Plot Summary: We're back at Litchfield for another crazy season of drama, revenge, comedy, power struggles, sex, manipulation, and terrible food.
Producers: Jenji Kohan, Liz Friedman
Original Channel: Netflix
Based On: Piper Kerman's memoir Orange Is the New Black
Runtime: 60 min/episode
- Taylor Shilling as Piper Chapman
- Danielle Brooks as Tasha "Taystee" Jefferson
- Taryn Manning as Tiffany "Pennsatucky" Doggett
- Laura Prepon as Alex Vause
- Jason Biggs as Larry Bloom
Review: by NenaAfter blowing everyone away with the greatness that was the first season, I had high expectations for Jenji Kohan and her team to avoid the "sophomore slump" and continue delivering the goods. For the most part, they did not disappoint.
What I Liked:
The second season of Orange is the New Black had all of the gasp-inducing drama and plotlines of the first, but with even more this time around due to not only the ramifications of characters’ actions from the first season, but also newly introduced characters who brought their own personalities and emotional baggage to the table.
I really liked that Piper and her many issues weren’t the focus of every episode this time around. I can understand why it was necessary to do that in the first season since we were still getting to know the characters and figuring out the “Litchfield way of life”, as it were. This season gave more of the spotlight to other characters who hadn’t yet been focused on, and it was amazing. One of my favorite characters this season was a complete surprise: Miss Rosa. The elderly bald lady with cancer who’d only appeared in a handful of scenes up until now turned out to have quite an intriguing backstory. Robbing banks and kicking butt while looking awesome and barking out orders to her crew in Spanish? Yes, please! I loved how even cancer couldn’t take away her wickedly sharp wit and one-liners.
Bouncing off of that, many of the older women had larger roles to play this season. Red, despite losing her title as kitchen queen, still had a lot going on in the drama department, especially when her old nemesis, Vee, showed up. Speaking of Vee, Lorraine Toussaint deserves every award possible for this role. Her performance was brilliant. More on her later. Gloria stepped into her role as Red’s successor with no-nonsense authority and plenty of sass, per her usual standard. Sister Ingalls had some interesting moments with her participation in the hunger strike and her passion for inmates’ rights. One set of ladies that particularly stood out this season were the aptly named “Golden Girls” a.k.a. Frieda, Irma, and Taslitz, three of the elderly inmates who took Red into their fold when she’d lost her squad after the incidents of last season and who were much, much more than they seemed. Word to the wise: don’t leave sharp objects around them.
I also liked how the plot continued to develop evenly between character interactions and outside elements impacting the prison. Everyday things like administrative issues, prison corruption, storms, probation, and protests were played out very realistically.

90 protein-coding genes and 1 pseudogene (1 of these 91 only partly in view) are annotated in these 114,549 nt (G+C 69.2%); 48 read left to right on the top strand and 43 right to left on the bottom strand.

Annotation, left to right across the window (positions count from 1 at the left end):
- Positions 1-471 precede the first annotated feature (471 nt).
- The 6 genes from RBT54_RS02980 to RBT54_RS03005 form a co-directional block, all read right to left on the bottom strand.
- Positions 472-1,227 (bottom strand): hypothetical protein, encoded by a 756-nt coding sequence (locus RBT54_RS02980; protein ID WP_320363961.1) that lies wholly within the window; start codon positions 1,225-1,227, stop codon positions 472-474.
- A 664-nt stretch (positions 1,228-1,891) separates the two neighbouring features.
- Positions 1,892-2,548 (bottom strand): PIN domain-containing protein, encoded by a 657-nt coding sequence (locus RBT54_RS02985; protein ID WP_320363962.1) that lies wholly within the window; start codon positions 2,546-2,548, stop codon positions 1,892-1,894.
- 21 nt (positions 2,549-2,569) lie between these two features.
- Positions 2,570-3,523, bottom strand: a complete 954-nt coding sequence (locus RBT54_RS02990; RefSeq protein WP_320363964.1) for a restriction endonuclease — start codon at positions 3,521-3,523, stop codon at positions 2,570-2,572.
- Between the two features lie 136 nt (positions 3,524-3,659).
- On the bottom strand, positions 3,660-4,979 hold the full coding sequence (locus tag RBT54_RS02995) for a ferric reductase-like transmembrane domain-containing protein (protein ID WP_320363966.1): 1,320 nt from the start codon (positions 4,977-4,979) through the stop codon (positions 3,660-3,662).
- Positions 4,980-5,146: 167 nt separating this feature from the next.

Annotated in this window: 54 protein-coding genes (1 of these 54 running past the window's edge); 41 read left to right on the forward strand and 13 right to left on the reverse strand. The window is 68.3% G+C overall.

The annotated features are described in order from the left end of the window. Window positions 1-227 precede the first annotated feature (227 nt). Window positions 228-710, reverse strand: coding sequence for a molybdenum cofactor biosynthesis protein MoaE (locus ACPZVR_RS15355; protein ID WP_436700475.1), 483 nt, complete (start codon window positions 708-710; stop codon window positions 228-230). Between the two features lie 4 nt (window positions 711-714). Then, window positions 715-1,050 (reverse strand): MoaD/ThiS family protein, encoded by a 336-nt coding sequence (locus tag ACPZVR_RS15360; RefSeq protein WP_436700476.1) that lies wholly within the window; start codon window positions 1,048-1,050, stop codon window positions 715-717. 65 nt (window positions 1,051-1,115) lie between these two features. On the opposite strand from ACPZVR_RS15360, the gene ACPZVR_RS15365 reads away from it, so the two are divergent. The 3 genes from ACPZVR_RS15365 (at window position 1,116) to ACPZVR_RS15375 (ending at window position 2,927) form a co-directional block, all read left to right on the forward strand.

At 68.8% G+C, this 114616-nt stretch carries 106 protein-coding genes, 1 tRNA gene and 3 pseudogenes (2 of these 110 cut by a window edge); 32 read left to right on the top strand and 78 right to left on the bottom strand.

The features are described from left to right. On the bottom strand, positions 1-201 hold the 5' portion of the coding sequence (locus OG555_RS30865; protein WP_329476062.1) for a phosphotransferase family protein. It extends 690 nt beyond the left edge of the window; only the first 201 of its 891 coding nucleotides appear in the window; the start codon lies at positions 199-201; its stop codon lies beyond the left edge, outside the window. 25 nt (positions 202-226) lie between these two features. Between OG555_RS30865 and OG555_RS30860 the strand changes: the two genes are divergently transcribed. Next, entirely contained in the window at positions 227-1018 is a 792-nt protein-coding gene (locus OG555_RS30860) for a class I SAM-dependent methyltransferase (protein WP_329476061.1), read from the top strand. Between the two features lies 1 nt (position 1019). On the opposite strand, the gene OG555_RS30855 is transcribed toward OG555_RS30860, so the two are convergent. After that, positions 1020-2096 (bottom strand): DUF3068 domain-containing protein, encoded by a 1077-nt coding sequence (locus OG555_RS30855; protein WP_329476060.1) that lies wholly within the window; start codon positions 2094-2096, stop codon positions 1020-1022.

What I Didn’t Like:
The characters I disliked continued to say and do things that reinforced my dislike of them (Piper, Figueroa, Alex, Healy), and a few of the characters I’d previously liked started to get annoying after a while. I will admit that Piper became slightly more tolerable this season since she’d been through some tough situations and gotten off her WASP-y high horse. Bennett and Daya’s relationship/baby drama grew stale over the course of the season, not to mention the fact that they were making stupid decisions (Bennett) and unreasonable demands (Daya). I couldn’t find it in myself to care about their situation as much as I used to.
Vee. Vee, Vee, Vee. As I mentioned before, if Lorraine Toussaint doesn’t get some kind of award for her performance, it will be a terrible shame. I’m putting Vee in both categories because I absolutely despised her as a character, which is a testament to Ms. Toussaint’s amazing talent. Vee was a textbook psychopath. Calculating, manipulative, violent, and completely unremorseful, Vee had no redeeming qualities save for her charm, and even that was used for evil. There was not a single drop of goodness or compassion within her. She took Taystee under her wing and pretended to be a mother figure to her only to use Taystee’s love and loyalty for her own benefit at every possible opportunity and sabotage Taystee’s friendships (most notably with Poussey) when she perceived them as infringing on her schemes. The psychologist in me wanted to know what (or who) made Vee into such a vile person and what the motivation for her behavior was beyond money and power. I felt like there had to be an underlying factor of some kind that we didn’t know about, so I was upset that we didn’t get to see any of Vee’s past from before she met Taystee.
Sophia didn’t have nearly as much of a prominent role this season, which disappointed me a little. I understand that she is just one part of a large cast of characters who all, for one reason or another, deserve a turn in the spotlight, but I’m spoiled on Laverne Cox’s great acting and I wanted more. Sue me.
Without spoiling too much, I also felt that Larry and Polly both made decisions this season that had a strongly negative impact on my opinion of them as characters. I was unable to see either of them in the same light after certain events occurred.
Images Courtesy of IMDB